Tonsillectomy is the third most common operation performed on children in the United States, with more than 500,000 operations taking place each year. But not until recently was there any documentation that assisted parents in answering the question, “Should my child have a tonsillectomy?”
In January 2011, the American Academy of Otolaryngology (AAO) released the first and only evidence-based national practice guideline in the U.S. to help physicians and parents better understand when children require a tonsillectomy.
However, even with these guidelines in place, how do you determine if surgery is necessary? We asked Otolaryngologist-in-Chief Mark Vecchiotti, MD and Pediatric Otolaryngologist Andrew Scott, MD at Tufts Children's Hospital at Tufts Medical Center to weigh in. Both doctors are experts in treating the full range of ENT conditions, one being tonsillitis.
How do you know if a tonsillectomy is right for your child?
“The general rule of thumb is that if tonsils, small or large, are not causing any problems, they should be left alone,” said Dr. Vecchiotti. “However, large tonsils can contribute to breathing problems at night, swallowing difficulties and repeated infections. If this is the case, removal may be a consideration, but not a necessity.”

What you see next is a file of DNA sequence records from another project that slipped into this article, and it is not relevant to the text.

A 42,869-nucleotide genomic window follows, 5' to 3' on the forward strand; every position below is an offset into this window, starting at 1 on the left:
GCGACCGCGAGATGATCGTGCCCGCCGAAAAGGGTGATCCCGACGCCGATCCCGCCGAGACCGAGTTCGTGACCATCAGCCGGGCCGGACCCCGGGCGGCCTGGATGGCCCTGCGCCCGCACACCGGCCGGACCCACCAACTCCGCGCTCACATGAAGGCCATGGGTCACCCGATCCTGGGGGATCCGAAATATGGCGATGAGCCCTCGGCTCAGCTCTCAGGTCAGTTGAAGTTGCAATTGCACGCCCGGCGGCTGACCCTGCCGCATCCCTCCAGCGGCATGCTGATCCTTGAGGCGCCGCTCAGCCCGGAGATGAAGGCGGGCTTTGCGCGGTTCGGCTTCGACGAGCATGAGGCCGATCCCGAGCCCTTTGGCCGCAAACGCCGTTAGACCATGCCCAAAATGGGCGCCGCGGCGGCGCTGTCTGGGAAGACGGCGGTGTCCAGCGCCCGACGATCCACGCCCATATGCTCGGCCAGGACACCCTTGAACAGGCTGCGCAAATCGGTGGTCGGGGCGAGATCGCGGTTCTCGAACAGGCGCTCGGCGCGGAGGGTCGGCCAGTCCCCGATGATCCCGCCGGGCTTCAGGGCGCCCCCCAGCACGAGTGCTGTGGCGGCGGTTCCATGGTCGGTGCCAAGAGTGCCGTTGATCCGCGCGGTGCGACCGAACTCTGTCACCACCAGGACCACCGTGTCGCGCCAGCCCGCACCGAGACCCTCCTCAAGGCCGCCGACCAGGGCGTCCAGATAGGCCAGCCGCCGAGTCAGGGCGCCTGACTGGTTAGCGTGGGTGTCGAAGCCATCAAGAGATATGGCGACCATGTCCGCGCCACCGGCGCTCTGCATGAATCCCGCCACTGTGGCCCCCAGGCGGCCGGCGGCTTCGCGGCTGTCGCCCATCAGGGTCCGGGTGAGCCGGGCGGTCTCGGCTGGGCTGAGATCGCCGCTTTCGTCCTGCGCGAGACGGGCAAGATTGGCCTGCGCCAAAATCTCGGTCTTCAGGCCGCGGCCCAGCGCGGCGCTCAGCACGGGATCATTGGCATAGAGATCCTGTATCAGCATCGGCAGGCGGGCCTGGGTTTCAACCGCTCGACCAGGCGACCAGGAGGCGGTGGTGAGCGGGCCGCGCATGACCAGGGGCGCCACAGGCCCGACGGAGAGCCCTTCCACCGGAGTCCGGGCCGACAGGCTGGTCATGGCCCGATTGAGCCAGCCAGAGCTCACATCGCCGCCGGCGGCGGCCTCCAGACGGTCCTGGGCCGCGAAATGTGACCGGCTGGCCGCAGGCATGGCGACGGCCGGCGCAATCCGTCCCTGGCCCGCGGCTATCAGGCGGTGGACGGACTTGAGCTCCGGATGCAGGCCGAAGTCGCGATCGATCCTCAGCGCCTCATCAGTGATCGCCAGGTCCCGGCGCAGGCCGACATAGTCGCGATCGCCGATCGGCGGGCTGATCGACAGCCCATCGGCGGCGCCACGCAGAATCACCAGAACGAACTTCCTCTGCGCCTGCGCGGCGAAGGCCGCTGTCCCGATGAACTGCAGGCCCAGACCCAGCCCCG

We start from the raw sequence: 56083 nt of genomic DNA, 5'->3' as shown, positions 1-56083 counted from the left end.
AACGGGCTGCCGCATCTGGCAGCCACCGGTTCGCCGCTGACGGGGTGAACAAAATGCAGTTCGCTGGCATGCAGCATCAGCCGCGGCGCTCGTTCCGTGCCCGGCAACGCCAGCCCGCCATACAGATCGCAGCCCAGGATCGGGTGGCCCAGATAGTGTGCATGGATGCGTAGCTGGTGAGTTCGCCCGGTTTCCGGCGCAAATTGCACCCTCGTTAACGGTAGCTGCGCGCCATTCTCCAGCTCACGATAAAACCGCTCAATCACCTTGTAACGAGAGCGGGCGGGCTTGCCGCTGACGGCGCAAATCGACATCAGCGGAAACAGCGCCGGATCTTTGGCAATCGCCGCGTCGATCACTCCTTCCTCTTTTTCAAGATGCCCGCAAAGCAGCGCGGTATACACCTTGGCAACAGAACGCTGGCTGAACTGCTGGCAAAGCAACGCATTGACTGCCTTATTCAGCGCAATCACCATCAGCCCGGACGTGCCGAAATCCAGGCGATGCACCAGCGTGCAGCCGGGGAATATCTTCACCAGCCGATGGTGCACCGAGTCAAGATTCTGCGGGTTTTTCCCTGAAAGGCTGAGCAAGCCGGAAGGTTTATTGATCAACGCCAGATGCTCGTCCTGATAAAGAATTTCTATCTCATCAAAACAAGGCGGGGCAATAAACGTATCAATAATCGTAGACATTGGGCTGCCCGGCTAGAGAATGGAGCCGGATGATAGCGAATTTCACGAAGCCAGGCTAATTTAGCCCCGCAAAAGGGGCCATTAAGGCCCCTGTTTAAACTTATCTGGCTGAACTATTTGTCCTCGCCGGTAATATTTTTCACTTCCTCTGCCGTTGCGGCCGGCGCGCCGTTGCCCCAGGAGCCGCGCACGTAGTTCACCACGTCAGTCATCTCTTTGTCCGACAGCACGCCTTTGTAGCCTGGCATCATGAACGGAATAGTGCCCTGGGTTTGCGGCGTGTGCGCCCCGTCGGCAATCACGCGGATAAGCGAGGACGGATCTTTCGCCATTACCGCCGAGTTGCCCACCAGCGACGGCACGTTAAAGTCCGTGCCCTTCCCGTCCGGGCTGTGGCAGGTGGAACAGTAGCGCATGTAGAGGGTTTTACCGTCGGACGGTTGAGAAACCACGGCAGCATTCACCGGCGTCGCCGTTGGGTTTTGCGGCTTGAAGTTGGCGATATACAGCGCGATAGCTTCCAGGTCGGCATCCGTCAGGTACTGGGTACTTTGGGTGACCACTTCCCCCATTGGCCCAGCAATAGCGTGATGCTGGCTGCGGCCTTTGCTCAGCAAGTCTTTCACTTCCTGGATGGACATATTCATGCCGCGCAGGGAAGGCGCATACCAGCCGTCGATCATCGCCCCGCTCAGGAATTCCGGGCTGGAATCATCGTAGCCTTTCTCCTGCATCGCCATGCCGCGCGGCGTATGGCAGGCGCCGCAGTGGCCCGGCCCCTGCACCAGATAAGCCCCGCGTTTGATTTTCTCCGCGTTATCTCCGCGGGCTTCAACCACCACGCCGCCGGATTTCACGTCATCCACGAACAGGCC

The top two reasons children get a tonsillectomy are frequent throat infections or sleep apnea, a disorder in which breathing constantly stops and starts. One of the most noteworthy findings from the AAO is that having a tonsillectomy can reduce the frequency of sore throats (and improve the quality of life) in children who have had approximately seven throat infections over the previous year, five infections per year for the past two years, or three per year for the past three years.
Additionally, in the January 2017 edition of the Journal Pediatrics, researchers looked at the data from seven published studies, focusing on illness rates and quality of life for children who have had tonsillectomies versus those who have not. They found that throat infections decreased in the first year post-surgery, but the benefits of surgery diminished over time and there is not much information on long-term results. They also found no difference in quality of life in the surgery versus non-surgery groups.
But Dr. Vecchiotti says when chosen for the right kids, the operation can improve sleep quality and daytime functioning, and decrease doctor visits and antibiotic use.
“Above all, be an advocate in your child’s care,” he suggests. “Have your ENT physician guide you through the information and review the benefits and risks of different treatments, but ultimately, it’s up to you to decide what’s best for your child.”
The above content is provided for educational purposes by Tufts Children's Hospital at Tufts Medical Center. It is free for educational use. For information about your child’s own health, contact his/her pediatrician.